“We need to invest more in safety,” Casey said under the Pennsylvania Railroad World War II Memorial angel statue. “So that Amtrak and any other rail system has the resources they need … the technology allows a measure of safety that we didn’t have a few years ago.” Read more »

Amtrak’s Second Sunday Accident Injures One

Left: Google Maps. Right: Shreder 9100 at en.wikipedia

Left: Google Maps. Right: Shreder 9100 at en.wikipedia

One person reportedly lost a leg Sunday night after being struck by an Amtrak train in Bensalem.

It was Amtrak’s second serious accident of the day in the Philadelphia area, following a Sunday morning derailment in Chester that killed two people. And both accidents took place nearly a year after last May’s deadly Philadelphia derailment.

“I feel safe riding a train, but things like this keep happening with Amtrak with the crashes and what’s going on here,” Ken Duncan, Bensalem, told 6ABC. “Makes me wanna take the bus.” Read more »

Amtrak Train Derails After Striking Backhoe in Chester [UPDATED]

Photo by passenger Glenn R. Hills Jr. | @glennhills

Photo by passenger Glenn R. Hills Jr. | @glennhills

This is a developing story.

UPDATE, 2:40 p.m.: U.S. Sen. Chuck Schumer told reporters in New York that an Amtrak backhoe operator and a supervisor were the two people killed by an early morning train crash in Chester, according to the Associated Press.

Schumer said he spoke with Amtrak board chairman Anthony Coscia.

SEPTA spokesman Andrew Busch said Amtrak had notified SEPTA that they were going to have a work crew out in Chester on Sunday morning.

“It’s standard for them to let us know, because we run the Wilmington-Newark line on those same tracks,” he said.

Steve Forbes, the chairman and editor-in-chief of Forbes Media who mounted unsuccessful bids to become the Republican presidential candidate in 1996 and 2000, was on Train 89.

“I’m fine. Prayers to families of those killed and injured,” Forbes tweeted earlier today.

Forbes had been scheduled to appear on C-SPAN. He ended up calling in to the station and describing the tense moments after the crash.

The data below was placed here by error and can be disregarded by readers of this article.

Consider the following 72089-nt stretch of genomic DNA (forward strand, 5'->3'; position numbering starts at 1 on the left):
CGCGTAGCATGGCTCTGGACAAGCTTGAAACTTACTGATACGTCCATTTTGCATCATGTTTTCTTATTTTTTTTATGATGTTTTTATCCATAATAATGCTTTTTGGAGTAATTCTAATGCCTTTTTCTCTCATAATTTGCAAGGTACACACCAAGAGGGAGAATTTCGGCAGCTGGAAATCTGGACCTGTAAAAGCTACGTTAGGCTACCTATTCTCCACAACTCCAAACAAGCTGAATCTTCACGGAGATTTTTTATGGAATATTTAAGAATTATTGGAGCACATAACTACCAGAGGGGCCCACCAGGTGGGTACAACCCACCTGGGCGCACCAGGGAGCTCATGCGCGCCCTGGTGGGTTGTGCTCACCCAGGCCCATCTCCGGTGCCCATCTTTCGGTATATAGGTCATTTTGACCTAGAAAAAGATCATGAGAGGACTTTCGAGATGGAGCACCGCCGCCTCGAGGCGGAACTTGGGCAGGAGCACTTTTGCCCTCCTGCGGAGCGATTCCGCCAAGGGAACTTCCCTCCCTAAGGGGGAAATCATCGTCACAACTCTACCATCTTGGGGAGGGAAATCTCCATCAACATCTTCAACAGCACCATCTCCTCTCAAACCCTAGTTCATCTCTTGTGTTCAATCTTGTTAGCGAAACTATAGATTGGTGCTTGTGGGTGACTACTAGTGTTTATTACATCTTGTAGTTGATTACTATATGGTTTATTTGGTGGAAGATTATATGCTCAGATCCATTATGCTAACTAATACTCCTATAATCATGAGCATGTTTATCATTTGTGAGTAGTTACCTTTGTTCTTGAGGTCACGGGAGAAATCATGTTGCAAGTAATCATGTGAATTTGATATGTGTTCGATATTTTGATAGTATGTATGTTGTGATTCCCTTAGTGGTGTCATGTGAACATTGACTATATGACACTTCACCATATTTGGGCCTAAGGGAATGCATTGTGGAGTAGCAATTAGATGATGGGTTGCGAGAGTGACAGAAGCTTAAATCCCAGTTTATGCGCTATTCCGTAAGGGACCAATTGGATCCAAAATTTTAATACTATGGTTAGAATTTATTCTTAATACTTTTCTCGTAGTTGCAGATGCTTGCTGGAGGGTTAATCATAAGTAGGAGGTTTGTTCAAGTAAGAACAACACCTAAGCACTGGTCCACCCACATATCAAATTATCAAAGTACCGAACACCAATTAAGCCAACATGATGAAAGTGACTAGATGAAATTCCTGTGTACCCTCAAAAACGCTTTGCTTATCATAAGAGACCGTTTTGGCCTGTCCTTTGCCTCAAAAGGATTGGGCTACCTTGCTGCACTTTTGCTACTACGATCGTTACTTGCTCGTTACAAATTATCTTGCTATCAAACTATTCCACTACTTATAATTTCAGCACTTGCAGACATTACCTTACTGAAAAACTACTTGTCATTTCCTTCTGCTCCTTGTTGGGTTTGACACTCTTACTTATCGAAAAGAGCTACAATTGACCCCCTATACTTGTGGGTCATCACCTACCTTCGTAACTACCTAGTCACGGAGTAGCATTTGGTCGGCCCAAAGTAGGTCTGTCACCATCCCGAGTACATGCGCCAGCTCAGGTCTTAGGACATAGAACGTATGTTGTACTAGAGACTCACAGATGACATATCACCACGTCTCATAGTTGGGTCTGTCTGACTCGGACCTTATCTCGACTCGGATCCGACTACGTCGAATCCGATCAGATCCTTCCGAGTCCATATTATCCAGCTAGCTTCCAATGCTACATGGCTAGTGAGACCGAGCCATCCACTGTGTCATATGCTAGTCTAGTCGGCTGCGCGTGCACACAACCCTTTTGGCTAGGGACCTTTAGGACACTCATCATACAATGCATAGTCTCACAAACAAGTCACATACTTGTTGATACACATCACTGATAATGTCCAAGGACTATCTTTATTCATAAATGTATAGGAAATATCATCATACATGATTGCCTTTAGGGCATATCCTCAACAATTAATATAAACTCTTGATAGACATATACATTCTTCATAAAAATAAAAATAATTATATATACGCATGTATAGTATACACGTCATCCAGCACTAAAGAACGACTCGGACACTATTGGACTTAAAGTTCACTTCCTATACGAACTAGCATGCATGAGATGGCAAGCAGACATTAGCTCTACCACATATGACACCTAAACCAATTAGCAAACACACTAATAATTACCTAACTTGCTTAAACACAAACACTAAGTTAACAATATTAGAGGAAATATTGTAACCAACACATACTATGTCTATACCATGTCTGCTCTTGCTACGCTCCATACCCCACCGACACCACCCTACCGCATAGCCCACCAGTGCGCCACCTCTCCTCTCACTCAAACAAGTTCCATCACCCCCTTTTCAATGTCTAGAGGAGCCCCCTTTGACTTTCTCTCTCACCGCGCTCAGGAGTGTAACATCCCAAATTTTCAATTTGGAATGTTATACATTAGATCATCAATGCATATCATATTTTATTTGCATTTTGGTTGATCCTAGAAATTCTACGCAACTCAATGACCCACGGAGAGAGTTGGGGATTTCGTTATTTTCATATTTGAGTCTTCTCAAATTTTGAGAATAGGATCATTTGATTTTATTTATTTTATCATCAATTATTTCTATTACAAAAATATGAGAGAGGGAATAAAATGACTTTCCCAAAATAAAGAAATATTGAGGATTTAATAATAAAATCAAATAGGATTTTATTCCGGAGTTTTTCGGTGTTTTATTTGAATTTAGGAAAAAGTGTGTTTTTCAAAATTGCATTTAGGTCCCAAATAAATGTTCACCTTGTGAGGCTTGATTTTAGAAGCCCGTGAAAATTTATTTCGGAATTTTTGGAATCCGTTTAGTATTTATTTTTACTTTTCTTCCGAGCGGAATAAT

“Fortunately we there was no panic,” he said. “When officials came back they were relieved, because in a couple cars there was panic…It was just waiting and waiting and waiting.”

EARLIER: Officials shared little new information during a late-morning news conference about Sunday’s Amtrak train crash in Chester, Delaware County.

Chester fire commissioner Travis Thomas confirmed that two people were killed when Train 89 struck a backhoe on the tracks about 8 a.m.

Thomas said 35 passengers — out of 341 total — were hospitalized with non-life-threatening injuries at area hospitals. The commissioner said the two deceased individuals were not passengers on the train, but did not confirm reports that both were Amtrak employees.

Thomas said passengers from Train 89 were being transported to Philadelphia to meet relatives and pick up their luggage.

“We have most of the situation under control,” he said.

Stephen Gardner, an Amtrak executive vice president, didn’t shed any additional light on the crash. Officials from the National Transportation Safety Board are headed to the crash site to begin investigating the incident.

An NTSB spokesman said the agency will likely hold a press conference later today to share additional information.

Gardner said Amtrak service between Philadelphia and Wilmington is currently suspended, but service between New York and Harrisburg is operational.

Linton Holmes, a North Carolina resident who was a passenger on the train, described the crash to 6-ABC: “It was an explosion. We got off track and then there was like a big explosion. Then there was a fire and windows burst out. Some people were cut up, but it was just minor injuries.”

ORIGINAL: Not quite a year since an Amtrak derailment in Philadelphia’s River Wards made world headlines and focused national attention on issues of rail safety, another deadly Amtrak train derailment has occurred this morning in Chester, Pennsylvania.

Unlike the 2015 derailment, the cause of this crash seems immediately clear: According to an official statement from Amtrak, Train 89 from New York City to Savannah, Georgia, struck a backhoe on the tracks, derailing the lead engine. According to Amtrak, there were 341 passengers on the train, and an unspecified number are being treated for injuries. News outlets are reporting two confirmed fatalities, though their identities, and whether they were passengers, remain unknown.

However, there is no official word at this point about why the backhoe was on the tracks. The Federal Railroad Administration has arrived on the scene to investigate. Read more »